Friday, February 19, 2010

Traditional Latin Mass Further Liberated

Damian Thompson:
Good news from Rome: the Vatican has further underlined the freedom of priests to celebrate Mass in the Extraordinary Form whenever they choose. Two important points have been clarified by Ecclesia Dei, which will make it more difficult for the English, Welsh and above all Scottish bishops to stall the implementation of Summorum Pontificum:

1. A priest does NOT have to be approached by a “stable group” of the faithful in order to schedule a PUBLIC celebration of the Extraordinary Form – he may choose to do so, for example, in order to introduce his parishioners to this ancient form of the Roman Rite. Or because it’s his aunt’s birthday. Any reason, really.

2. A Mass in the Extraordinary Form may replace a regularly scheduled Mass in the Ordinary Form.

You can find more details of the Ecclesia Dei ruling here, on the excellent New Liturgical Movement blog. I do hope that priests will be encouraged by this document to exercise their full rights under Summorum Pontificum. I know of several instances in which British bishops are trying to undermine the Pope’s wishes, though I’m not going to go public where it would make the situation worse. But it is common knowledge that the situation is particularly serious is Scotland, where EF Masses are extremely rare and official claims that there is no demand for them need to be scrutinised very carefully, shall we say. More on that later.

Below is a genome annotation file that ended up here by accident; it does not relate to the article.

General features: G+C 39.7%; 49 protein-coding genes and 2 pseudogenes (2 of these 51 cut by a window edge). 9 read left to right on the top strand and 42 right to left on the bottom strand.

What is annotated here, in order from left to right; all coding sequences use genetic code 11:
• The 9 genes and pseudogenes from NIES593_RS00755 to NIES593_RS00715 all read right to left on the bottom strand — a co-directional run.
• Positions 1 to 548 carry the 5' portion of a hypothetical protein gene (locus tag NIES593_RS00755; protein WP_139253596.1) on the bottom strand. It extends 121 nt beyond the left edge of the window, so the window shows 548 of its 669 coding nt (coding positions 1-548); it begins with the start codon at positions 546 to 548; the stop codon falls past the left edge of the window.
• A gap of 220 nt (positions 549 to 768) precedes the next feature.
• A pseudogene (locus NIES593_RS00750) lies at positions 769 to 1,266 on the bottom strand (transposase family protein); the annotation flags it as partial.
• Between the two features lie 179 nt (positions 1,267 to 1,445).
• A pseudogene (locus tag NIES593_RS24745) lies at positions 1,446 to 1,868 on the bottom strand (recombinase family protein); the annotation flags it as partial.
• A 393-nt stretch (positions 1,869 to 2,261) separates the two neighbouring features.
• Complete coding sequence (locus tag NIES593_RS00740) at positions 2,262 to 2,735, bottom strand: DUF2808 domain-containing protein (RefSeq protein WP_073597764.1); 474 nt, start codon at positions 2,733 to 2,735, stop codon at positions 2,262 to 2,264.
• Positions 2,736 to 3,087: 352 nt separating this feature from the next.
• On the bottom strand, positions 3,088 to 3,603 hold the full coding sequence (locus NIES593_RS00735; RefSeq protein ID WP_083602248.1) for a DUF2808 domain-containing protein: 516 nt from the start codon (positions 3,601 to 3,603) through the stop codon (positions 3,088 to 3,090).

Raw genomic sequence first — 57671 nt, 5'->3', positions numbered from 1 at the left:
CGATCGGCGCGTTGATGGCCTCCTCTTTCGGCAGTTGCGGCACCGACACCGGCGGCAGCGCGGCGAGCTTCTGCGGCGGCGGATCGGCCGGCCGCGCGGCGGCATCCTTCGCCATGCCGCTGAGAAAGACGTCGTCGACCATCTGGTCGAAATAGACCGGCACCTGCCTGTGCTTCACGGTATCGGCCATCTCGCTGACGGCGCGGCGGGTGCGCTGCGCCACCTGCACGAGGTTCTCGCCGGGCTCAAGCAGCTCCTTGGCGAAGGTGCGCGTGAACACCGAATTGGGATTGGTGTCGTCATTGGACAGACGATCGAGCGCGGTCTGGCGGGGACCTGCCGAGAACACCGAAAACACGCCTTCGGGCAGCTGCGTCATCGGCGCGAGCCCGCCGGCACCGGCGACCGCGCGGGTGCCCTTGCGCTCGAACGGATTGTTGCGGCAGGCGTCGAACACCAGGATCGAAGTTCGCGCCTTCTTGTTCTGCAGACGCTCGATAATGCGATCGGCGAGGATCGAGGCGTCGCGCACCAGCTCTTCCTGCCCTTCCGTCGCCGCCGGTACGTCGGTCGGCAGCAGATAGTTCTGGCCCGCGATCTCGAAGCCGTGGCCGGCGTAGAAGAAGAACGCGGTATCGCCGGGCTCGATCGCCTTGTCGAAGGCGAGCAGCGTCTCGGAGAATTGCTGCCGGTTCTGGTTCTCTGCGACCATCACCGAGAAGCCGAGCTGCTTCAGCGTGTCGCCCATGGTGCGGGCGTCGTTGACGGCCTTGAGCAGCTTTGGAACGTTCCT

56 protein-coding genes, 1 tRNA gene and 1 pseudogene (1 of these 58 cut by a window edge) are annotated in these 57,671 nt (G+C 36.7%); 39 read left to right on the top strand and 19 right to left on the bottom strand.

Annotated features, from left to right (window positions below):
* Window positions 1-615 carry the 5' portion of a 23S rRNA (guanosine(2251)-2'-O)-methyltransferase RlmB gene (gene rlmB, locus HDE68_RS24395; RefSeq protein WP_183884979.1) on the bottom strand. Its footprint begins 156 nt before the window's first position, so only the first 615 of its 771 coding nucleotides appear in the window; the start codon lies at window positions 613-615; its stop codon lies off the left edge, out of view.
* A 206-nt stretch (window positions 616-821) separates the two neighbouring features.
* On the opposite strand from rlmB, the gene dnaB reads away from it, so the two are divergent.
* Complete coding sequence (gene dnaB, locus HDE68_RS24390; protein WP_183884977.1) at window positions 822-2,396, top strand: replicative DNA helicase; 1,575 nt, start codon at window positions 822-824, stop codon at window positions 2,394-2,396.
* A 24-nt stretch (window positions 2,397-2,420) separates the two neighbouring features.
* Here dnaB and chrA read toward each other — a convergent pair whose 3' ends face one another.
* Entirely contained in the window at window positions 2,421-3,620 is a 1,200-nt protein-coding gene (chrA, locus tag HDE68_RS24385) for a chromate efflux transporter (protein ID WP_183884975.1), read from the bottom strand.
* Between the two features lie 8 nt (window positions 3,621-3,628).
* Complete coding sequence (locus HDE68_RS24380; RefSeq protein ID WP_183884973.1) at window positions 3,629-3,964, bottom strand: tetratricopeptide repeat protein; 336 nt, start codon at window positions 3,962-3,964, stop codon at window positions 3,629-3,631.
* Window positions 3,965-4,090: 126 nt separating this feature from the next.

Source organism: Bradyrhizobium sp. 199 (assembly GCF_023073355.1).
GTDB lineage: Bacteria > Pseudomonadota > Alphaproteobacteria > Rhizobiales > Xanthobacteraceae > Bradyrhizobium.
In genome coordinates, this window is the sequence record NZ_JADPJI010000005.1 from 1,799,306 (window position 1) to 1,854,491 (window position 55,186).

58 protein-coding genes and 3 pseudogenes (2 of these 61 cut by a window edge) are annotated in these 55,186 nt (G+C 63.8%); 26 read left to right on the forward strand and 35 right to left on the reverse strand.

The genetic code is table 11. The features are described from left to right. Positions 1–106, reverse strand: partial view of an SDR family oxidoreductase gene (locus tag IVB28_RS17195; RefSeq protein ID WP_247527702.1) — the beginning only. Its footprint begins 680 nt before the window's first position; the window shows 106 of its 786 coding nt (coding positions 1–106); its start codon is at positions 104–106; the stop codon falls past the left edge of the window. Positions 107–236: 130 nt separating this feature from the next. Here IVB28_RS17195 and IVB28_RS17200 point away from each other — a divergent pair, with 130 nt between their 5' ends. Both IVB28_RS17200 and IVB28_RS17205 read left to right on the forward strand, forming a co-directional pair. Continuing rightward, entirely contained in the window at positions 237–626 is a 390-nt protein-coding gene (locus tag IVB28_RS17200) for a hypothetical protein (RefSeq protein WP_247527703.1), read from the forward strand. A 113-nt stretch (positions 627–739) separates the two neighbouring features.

Meanwhile, traditionalist priests and seminarians should take heart. Your hour is coming.
Catholic Knight's analysis:
Rome has spoken again. While rebel priests and bishops from all over the western world seek new ways to twist canon law and thwart the pope's will, the Vatican has now ruled the following. Any Roman Rite Catholic priest may celebrate the Traditional Latin Mass (Tridentine mass, Extraordinary Form or Usus Antiquior) or "Ancient Use" at any time, whenever he wants, for any reason, or no particular reason at all.

It can be done privately (with or without guests), or publicly, and it may replace any ordinary mass at any time. The one and only requirement is that the priest be competent to celebrate it, and there are many means through which a priest may attain competency, either through training videos or short workshops.
The extremely helpful Traditional Latin Mass website can be found here.

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